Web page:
What does Heno Heno mean?

You’re probably wondering if Heno Heno has any meaning. I asked in the restaurant and got the information that it is the short form of Henohenomoheji and it is about a children’s story. On Wikipedia I found the following explanation. So that you can get a picture, I put a photo of the scarecrow, which you can always find in front of the restaurant, next to the explanation.

Henohenomoheji (へのへのもへじ) or hehenonomoheji (へへののもへじ) is a face known to be drawn by Japanese schoolchildren using hiragana characters.[1]

The word breaks down into seven hiragana characters: he (), no (), he (), no (), mo (), he (), and ji (). The first two he are the eyebrows, the two no are the eyes, the mo is a nose and the last he is the mouth. The outline of the face is made by the character ji, its two short strokes (dakuten) forming the ear or cheek. Henohenomoheji is often used to symbolize a nondescript or generic human face, such as the faces of kakashi (scarecrows)[1] and teru teru bōzu.

Wikipedia
Heno Heno Berlin scarecrow

What is there to eat at Heno Heno?

But now we come to the most important, the food at Heno Heno. The menu is always slightly adjusted, but basically no major changes are made in the layout and the dishes. That’s a good thing, because the dishes on the menu are simply the best. The labeling has been limited to three things: milk, sesame and vegan – the latter is indicated by a green leaf. Heno Heno’s menu fits on one page and is available in English. It is divided into the following categories.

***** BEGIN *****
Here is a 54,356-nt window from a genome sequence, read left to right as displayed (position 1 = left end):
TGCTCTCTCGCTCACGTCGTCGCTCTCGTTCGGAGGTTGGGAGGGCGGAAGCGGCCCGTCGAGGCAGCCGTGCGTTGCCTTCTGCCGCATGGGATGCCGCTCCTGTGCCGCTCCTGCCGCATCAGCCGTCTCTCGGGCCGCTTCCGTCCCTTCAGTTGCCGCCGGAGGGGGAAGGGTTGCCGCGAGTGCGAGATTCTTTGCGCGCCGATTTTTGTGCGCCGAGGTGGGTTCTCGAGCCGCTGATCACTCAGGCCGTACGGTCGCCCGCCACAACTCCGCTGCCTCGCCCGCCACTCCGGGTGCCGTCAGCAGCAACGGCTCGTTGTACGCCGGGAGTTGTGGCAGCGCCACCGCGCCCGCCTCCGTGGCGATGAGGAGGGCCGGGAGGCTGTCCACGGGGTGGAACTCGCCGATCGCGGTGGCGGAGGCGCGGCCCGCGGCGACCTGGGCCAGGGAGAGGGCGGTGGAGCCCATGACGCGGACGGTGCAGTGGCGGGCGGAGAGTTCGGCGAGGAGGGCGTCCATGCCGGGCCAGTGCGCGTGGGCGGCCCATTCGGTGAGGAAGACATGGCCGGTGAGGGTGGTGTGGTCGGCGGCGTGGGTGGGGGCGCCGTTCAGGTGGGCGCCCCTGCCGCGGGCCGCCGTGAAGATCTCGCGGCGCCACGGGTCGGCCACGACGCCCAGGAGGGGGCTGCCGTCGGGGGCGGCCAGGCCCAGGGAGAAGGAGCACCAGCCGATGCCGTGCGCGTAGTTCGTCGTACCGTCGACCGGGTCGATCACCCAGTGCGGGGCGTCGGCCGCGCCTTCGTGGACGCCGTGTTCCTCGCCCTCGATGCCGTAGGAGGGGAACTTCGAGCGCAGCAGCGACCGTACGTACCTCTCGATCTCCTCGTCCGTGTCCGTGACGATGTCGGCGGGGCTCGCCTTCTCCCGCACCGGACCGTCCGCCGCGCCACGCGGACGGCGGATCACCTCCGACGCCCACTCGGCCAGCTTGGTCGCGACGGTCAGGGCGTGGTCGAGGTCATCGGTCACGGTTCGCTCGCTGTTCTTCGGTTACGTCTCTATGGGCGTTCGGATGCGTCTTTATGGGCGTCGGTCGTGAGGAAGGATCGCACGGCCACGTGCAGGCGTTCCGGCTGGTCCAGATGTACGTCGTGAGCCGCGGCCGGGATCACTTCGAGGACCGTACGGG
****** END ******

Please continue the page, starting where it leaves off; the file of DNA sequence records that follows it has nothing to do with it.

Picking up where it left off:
Starters

Heno Heno Onigiri - Japenese rice bag

Heno Heno Onigiri

The starter category is very varied and offers many interesting dishes and something for every taste, e.g. Miso soup, Onigiri (Japanese rice bags), Edameme (boiled and salted green soj beans), Hijiki (sea vegetables).

Rice dishes

Dons are the focus in this category. There is the gü-don with beef, the vegetarian don with egg and the vegan don. The base of these dishes served in a bowl is always rice. For the individual Dons a few extra toppings can be selected. These include Onsen Tamago (poached egg), Syoga (pickled ginger) and marinated tofu strips.

All Dons can be ordered in three different sizes and are thus suitable for any hunger.

Also part of the rice dishes is the curry. It is a beef curry Japanese style.

Noodle dishes

The third and last category are the noodle dishes or rather soups. Udon with wheat noodles or soba with buckwheat noodles are available. Both variants are available as vegetarian, with marinated tofu, beef or beef curry. By the way, there are two sizes for the soups.

How is Heno Heno set up?

Heno Heno view to the stove

Heno Heno view to the stove

As it is common in Japan, the decor is rather Spartan. The place is not very big. On the right side is the open kitchen and in front of it a long counter. If you sit down here, the food is prepared right in front of your eyes. On the left side of the room there are tables standing along the wall.

Although Heno Heno is located in a side street and there are not a lot of walk-in customers here, the restaurant is always full, especially at lunchtime. Often it is hard to get a table. Who wants to make sure that he gets a seat should make a reservation or avoid the main meal times.

Conclusion

In my opinion a very authentic Japanese restaurant away from sushi clichés. Small but very varied menu. The food at Heno Heno is delicious and light. It has a friendly and fast service and prices for all dishes are well below 10 euros. I can highly recommend Heno Heno to you.

Info – Heno Heno

Address: Wielandstr. 37, 10629 Berlin, Germany

Opening hours: Mon – Fri, 12 pm – 10 pm // Sat, 1 pm – 10 pm // Sundays and holidays, closed

Phone: +49 (0)30 66307370

Website

Menu

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